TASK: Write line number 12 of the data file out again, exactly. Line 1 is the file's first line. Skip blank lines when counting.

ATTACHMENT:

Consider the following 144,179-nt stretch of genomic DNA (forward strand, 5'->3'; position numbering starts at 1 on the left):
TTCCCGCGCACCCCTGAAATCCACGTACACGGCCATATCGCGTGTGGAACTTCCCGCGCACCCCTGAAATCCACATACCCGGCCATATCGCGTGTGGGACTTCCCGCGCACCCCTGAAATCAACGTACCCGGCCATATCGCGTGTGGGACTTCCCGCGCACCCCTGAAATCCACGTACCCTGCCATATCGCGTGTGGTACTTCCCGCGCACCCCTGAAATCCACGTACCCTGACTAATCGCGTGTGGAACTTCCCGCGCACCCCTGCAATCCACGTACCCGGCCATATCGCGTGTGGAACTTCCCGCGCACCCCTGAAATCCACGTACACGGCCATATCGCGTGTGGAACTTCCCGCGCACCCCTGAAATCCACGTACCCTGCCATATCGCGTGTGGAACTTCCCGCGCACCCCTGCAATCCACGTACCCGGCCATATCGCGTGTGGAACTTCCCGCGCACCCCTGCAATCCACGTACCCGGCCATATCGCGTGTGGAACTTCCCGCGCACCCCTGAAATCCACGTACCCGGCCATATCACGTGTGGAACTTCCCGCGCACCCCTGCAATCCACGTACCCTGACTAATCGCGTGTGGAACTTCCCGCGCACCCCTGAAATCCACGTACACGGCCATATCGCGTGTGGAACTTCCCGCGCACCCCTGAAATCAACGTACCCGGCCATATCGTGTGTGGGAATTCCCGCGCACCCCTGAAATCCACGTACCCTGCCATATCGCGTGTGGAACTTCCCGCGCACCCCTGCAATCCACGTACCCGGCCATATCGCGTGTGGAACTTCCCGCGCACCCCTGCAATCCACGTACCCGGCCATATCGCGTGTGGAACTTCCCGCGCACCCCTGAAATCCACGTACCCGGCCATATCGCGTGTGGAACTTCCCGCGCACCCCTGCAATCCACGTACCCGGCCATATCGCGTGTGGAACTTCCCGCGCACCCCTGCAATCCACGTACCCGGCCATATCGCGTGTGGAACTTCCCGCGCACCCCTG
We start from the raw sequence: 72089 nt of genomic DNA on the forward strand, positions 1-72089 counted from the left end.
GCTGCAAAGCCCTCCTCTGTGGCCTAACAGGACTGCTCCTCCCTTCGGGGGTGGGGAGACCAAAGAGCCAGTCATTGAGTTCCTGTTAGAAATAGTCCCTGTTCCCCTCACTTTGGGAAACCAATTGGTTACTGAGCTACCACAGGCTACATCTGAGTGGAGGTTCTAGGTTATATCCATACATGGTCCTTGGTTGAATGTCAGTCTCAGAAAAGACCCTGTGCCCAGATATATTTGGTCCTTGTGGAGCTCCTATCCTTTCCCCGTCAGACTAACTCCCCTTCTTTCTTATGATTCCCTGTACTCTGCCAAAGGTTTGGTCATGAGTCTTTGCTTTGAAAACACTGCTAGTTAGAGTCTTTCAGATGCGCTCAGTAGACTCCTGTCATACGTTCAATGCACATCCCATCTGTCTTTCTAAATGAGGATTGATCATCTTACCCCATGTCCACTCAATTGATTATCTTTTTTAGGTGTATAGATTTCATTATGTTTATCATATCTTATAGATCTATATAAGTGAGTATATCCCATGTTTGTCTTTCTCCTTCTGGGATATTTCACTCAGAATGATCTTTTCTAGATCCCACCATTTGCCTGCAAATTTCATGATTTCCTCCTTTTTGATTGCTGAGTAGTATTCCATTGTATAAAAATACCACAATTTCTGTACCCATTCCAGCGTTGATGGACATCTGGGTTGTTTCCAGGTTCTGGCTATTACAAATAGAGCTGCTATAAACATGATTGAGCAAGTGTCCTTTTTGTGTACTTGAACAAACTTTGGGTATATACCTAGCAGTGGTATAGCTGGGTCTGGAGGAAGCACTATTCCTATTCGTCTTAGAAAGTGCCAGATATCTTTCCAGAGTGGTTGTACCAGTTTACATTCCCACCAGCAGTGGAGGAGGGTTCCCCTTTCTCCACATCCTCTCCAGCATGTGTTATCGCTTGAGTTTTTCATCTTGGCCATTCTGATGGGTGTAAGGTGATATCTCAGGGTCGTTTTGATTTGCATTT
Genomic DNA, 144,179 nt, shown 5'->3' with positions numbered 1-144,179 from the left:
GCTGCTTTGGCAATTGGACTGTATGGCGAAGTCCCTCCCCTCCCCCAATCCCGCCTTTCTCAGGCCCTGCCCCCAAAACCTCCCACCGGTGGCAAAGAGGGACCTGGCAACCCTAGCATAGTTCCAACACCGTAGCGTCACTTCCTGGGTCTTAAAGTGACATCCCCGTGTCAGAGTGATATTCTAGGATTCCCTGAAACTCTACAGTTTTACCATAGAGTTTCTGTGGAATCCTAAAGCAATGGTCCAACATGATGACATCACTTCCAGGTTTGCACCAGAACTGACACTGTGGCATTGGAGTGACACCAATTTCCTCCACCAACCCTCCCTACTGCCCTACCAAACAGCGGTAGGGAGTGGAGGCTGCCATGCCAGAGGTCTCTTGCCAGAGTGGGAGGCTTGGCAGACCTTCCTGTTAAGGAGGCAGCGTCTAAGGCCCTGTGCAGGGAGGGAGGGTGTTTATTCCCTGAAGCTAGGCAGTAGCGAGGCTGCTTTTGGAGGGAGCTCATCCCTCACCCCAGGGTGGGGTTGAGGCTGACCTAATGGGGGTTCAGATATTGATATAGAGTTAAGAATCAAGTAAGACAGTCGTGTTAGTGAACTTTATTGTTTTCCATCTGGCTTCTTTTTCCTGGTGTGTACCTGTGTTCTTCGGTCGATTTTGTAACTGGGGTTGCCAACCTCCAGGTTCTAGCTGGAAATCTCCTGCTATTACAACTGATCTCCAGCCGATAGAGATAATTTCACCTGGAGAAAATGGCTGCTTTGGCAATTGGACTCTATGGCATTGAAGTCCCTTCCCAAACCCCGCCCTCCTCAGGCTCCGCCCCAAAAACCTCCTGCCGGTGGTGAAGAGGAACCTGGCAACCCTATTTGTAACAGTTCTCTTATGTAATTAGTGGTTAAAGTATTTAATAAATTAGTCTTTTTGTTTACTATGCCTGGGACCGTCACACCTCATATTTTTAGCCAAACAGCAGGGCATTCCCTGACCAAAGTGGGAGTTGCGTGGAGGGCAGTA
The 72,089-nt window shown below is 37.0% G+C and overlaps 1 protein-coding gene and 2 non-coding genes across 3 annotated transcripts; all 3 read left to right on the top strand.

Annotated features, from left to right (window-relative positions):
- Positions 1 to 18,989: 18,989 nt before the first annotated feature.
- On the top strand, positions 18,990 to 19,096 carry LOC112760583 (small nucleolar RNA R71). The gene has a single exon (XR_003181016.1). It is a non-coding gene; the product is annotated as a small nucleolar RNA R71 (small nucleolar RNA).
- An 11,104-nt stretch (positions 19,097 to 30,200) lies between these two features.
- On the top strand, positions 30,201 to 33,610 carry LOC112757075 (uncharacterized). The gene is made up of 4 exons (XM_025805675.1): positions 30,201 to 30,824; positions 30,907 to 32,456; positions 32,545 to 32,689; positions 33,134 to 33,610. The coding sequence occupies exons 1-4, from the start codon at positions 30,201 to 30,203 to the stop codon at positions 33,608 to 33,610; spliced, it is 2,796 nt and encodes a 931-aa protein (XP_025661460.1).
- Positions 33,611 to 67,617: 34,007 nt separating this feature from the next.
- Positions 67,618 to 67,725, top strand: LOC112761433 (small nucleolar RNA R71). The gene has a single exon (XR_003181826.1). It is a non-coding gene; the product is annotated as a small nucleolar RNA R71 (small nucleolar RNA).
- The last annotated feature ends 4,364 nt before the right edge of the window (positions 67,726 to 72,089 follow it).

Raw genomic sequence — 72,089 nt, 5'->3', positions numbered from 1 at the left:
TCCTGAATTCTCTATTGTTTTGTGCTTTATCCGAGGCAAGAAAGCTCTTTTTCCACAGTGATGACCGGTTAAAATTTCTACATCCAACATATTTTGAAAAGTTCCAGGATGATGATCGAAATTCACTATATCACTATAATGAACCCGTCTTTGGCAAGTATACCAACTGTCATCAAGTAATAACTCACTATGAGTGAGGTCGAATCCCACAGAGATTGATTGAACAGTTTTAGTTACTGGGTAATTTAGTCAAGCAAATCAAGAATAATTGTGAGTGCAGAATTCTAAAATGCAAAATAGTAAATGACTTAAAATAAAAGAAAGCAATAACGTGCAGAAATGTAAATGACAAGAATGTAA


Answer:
- On the top strand, positions 30,201 to 33,610 carry LOC112757075 (uncharacterized). The gene is made up of 4 exons (XM_025805675.1): positions 30,201 to 30,824; positions 30,907 to 32,456; positions 32,545 to 32,689; positions 33,134 to 33,610. The coding sequence occupies exons 1-4, from the start codon at positions 30,201 to 30,203 to the stop codon at positions 33,608 to 33,610; spliced, it is 2,796 nt and encodes a 931-aa protein (XP_025661460.1).